Here’s some math on the costs of staying cool this summer: A decent window A/C unit costs roughly 14¢ an hour on your utility bill. A larger central-air system will cost you about 36¢ an hour to run. The energy needed to keep a typical ceiling fan humming, meanwhile, adds up to 1¢ for every three hours it’s on.
Figures come courtesy of the New York Times in a humongous story about the pros, cons, brilliance, and limitations of fans. While fans are obviously far less expensive to buy and operate, any argument for using them exclusively, with no A/C whatsoever, literally goes out the window on those nights when it’s 90 degrees and humid and even a hurricane-strength wind wouldn’t cool your home off.
One especially interesting point in the story is that today’s homes are tougher than ever to cool off, and why that is has nothing to do with global warming. Instead, architects who designed condos, offices, and houses in the last half-century tended to view ventilation and air flow as afterthoughts. The owners and workers in these buildings love views, so the architects provided lots of windows—and those windows created a stuffy greenhouse effect inside, which no fan could counter. And who needed fans anyway, what with air-conditioning?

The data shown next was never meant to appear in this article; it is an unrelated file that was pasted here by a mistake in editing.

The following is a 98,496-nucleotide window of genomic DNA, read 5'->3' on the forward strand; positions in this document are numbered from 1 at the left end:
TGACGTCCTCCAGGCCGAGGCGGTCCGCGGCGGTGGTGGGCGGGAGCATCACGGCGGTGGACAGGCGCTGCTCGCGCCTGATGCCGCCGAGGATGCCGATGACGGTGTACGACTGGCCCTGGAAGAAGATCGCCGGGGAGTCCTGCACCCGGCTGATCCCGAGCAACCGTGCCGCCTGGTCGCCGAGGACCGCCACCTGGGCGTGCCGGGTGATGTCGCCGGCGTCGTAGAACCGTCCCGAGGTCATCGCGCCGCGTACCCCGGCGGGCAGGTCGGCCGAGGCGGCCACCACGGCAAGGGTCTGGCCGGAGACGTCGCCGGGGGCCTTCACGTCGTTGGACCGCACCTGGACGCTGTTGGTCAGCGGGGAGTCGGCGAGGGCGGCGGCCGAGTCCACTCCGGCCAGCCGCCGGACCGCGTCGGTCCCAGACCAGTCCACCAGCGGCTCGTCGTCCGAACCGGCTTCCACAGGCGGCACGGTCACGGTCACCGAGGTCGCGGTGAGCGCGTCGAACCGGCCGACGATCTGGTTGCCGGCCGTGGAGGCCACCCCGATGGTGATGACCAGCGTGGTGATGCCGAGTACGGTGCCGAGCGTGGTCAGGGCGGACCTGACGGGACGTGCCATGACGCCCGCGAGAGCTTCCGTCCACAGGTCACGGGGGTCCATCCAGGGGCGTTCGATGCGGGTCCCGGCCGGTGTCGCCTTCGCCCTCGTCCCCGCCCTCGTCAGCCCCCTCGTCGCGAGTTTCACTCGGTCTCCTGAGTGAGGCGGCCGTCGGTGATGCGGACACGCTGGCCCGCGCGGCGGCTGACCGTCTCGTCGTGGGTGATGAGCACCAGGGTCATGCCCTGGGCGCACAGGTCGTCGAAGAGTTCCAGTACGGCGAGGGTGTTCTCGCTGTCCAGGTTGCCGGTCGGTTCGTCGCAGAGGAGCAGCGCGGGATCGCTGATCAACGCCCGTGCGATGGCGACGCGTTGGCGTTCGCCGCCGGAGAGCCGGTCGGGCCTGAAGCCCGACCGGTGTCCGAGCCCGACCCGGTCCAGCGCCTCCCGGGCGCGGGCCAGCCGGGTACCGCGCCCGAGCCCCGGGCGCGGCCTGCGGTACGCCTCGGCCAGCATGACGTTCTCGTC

Perhaps if your home was built in the pre-A/C days (and it hasn’t been dramatically altered since), it can still be cooled off efficiently with strategically positioned fans. The Times story explains:
DON’T ask most architects how to cool a house with fans. Nathan Kipnis, the principal of an energy-conscious architecture firm in Evanston, Ill., pinpoints the 1920s as “the state of the art for ventilation.” Houses and apartments had awnings and porches to keep out the baking sun; transoms and operable skylights promoted air flow.
But “air-conditioning allowed people to forget everything they knew about common-sense ventilation design,” Mr. Kipnis said.
The easiest thing to do is just keep the A/C pumping. That’s also the more costly and environmentally un-friendly thing to do. While more complicated, a hybrid approach, in which fans are used most days, and the A/C is switched on as a last resort on the sweatiest nights, is probably doable, though. The payoff is cheaper utility bills, less environmental impact, and more fresh air.